×

Updated: Baker will seek second term as Massachusetts governor

  • In this Jan. 25, 2017, photo, Massachusetts Republican Gov. Charlie Baker takes questions from members of the media during a news conference at the Statehouse in Boston. On Tuesday, Nov. 28, Baker announced he will seek a second term. AP Photo/Steven Senne



Associated Press
Tuesday, November 28, 2017

This story has been updated as of 3 p.m., Nov. 28.

BOSTON — Gov. Charlie Baker, a moderate Republican in a state dominated by Democratic officeholders, confirmed on Tuesday he will seek a second four-year term, a decision that had been widely expected.

On Twitter and later during a previously scheduled appearance in Worcester, Baker said he and Lt. Gov. Karyn Polito will run for re-election in 2018.

"We've accomplished a lot together, but there's more work to do," Baker tweeted.

The official launch of his campaign will not come until after the new year, said Jim Conroy, a senior political adviser who first announced Baker's intention to run again in a statement issued earlier Tuesday.

"With election day still a year away, the governor and lieutenant governor remain focused on the bipartisan work they were elected to do, and a formal campaign launch should not be expected until later next year," Conroy said.

Baker has maintained high favorability ratings in public opinion polls throughout his first term as governor of Massachusetts. He has frequently distanced himself from President Donald Trump and the Republican congressional leadership on issues such as health care and immigration policy.

The governor's campaign will be directed from a headquarters in Boston, and Brian Wynne, executive director of the Massachusetts Republican Party, is expected to serve as campaign manager.

By delaying a formal announcement until next year, aides say, Baker can avoid directly engaging his political opponents while continuing to raise money and press his legislative agenda.

Baker has maintained a brisk fundraising pace, with his campaign account reporting a mid-November balance of just under $7 million. The three announced Democratic candidates for governor had less than $100,000 combined in their accounts, according to their most recent filings with the state Office of Campaign and Political Finance.

One of those Democrats, former state Secretary of Administration and Finance Jay Gonzalez, took aim on Tuesday at what many political observers view as one of Baker's strengths: his reputation for working cooperatively with Democratic legislative leaders.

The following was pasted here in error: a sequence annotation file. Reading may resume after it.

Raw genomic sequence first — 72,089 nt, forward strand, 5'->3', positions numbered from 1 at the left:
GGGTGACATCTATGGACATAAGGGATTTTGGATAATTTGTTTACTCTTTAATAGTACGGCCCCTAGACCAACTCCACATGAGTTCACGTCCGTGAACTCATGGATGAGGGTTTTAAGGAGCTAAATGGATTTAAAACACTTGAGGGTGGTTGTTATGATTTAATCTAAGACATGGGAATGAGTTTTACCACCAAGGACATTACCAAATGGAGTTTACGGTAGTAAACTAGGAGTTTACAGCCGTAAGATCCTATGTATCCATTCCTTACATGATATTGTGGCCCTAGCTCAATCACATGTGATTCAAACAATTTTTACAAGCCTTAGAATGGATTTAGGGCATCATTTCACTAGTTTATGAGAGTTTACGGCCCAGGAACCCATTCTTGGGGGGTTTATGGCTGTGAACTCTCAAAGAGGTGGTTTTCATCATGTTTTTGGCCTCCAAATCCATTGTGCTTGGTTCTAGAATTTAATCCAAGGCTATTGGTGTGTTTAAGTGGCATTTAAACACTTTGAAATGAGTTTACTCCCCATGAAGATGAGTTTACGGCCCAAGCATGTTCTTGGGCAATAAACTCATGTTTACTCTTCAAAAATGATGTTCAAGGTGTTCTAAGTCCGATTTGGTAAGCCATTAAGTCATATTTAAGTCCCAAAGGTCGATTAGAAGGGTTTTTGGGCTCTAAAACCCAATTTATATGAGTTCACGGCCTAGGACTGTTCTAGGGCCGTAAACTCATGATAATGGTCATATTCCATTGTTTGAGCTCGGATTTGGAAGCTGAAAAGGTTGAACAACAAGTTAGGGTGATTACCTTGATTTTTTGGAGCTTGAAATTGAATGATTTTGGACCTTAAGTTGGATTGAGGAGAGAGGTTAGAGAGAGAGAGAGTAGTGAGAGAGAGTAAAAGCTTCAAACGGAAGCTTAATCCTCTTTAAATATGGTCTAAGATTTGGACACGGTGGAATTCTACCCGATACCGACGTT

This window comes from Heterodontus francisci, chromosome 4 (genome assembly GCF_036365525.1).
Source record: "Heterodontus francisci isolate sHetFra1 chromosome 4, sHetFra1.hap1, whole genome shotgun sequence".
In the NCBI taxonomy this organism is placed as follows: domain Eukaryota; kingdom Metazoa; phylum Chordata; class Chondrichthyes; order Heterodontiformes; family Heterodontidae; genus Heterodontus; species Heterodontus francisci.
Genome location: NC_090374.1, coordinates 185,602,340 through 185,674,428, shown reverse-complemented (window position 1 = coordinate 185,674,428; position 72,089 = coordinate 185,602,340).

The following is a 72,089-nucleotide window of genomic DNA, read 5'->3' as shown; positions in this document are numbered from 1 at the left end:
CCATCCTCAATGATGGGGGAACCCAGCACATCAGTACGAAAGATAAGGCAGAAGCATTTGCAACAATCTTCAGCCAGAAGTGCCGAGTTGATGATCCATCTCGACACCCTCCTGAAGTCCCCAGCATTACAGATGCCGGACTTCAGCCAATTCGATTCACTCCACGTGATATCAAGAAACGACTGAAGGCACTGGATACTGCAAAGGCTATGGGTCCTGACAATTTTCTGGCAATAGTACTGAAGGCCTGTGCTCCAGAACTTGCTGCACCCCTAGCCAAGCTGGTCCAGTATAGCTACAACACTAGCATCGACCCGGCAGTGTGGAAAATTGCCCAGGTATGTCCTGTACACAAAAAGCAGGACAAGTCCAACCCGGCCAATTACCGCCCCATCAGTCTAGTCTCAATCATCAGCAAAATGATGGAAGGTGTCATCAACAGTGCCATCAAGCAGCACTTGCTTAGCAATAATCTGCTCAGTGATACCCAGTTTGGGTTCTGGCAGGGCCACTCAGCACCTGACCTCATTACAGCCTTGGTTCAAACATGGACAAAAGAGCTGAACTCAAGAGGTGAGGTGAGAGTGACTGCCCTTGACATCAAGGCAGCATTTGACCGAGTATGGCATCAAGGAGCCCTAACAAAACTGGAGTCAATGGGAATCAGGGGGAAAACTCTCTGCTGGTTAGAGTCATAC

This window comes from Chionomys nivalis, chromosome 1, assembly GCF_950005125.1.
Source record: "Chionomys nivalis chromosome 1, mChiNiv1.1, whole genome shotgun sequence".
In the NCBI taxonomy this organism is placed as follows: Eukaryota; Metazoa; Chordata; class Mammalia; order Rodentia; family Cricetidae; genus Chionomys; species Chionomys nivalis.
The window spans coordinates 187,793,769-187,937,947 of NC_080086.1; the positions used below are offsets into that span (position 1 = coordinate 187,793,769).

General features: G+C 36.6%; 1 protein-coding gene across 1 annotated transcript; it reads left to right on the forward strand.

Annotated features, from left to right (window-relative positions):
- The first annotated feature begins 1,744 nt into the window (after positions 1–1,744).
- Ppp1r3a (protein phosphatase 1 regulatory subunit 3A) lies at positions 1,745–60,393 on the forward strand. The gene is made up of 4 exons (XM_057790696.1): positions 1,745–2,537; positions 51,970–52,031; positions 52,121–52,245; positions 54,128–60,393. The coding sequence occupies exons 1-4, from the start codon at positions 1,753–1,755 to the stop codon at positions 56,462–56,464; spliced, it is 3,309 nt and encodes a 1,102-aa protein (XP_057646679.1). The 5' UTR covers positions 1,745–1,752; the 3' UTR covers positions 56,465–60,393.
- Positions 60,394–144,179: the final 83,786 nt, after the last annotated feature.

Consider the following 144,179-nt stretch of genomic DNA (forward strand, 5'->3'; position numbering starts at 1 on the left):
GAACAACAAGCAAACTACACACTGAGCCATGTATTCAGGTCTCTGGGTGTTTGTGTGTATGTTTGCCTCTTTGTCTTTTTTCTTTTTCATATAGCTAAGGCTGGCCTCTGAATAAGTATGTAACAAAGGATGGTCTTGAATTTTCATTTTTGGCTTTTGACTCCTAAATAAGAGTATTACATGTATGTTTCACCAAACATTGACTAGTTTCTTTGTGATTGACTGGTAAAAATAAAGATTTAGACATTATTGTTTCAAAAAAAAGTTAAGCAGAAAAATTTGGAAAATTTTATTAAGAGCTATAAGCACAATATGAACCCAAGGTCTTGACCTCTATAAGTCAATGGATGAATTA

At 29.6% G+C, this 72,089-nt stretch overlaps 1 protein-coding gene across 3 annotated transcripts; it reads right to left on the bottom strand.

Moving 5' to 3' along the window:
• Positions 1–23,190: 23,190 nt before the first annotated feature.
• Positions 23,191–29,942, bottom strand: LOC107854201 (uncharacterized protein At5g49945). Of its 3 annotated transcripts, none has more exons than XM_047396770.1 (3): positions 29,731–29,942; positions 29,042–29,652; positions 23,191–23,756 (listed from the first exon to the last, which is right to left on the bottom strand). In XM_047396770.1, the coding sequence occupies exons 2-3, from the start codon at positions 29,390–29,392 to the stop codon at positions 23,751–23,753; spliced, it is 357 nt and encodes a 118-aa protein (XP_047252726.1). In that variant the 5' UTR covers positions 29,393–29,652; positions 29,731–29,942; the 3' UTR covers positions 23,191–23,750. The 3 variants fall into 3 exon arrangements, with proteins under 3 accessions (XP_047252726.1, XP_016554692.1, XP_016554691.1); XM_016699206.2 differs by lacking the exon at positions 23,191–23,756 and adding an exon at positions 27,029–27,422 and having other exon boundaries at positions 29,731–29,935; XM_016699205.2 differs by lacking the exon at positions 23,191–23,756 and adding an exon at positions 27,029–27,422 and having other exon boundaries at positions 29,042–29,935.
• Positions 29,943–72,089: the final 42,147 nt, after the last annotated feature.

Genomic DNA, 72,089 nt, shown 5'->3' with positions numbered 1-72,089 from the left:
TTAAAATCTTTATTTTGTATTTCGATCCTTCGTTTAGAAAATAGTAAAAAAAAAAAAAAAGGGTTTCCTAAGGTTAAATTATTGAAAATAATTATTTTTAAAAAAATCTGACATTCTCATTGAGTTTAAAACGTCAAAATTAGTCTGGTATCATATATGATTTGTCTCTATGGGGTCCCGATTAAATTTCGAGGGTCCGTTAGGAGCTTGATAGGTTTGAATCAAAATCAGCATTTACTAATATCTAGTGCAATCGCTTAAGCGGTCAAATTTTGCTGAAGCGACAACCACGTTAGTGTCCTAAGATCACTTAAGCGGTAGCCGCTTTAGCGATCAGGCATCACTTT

"Charlie Baker seems to be confusing bipartisanship with cowardice," Gonzalez said. "Bipartisanship isn't refusing to take a stand, ducking and weaving when faced with big challenges."

Outgoing Newton Mayor Setti Warren and one-time Democratic candidate for lieutenant governor Robert Massie also are seeking their party's nomination.

One Republican, Barnstable County Commissioner Ronald Beaty Jr., said recently he was exploring a run for governor.

Senate President Stan Rosenberg, an Amherst Democrat who has acknowledged a productive working relationship with Baker, said he will support his party's 2018 nominee, regardless of who it is, "because I'm a Democrat" and because the governor "tilts" toward the Republican Party's platform.

Asked to single out an area of sharp disagreement with Baker, Rosenberg cited the governor's refusal to consider new tax revenue sources to support investments in transportation and education.

Baker's first campaign for governor was in 2010, when he lost to incumbent Democratic Gov. Deval Patrick. Baker won the GOP nomination again in 2014 and narrowly defeated Democratic Attorney General Martha Coakley in the general election.

Secretary of State Challenge

 A Democratic Boston city councilor has announced a plan to challenge long-time Democratic Secretary of State William Galvin.

Josh Zakim said in his announcement Monday that he wants to bring a more "inclusive environment" to the office.

The 33-year-old Boston attorney says he will use the powers of the office to make government more transparent, establish stronger oversight of businesses, and expand voter rights and access to the polls.

Galvin has faced just one Democratic challenger since he first won the office in 1994. He was last re-elected three years ago, easily defeating Republican and Green-Rainbow candidates.

Galvin responded to Zakim's announcement by saying he stands by his record.

The secretary of state oversees elections, the state archives, public records, securities, and the regulation of Beacon Hill lobbyists.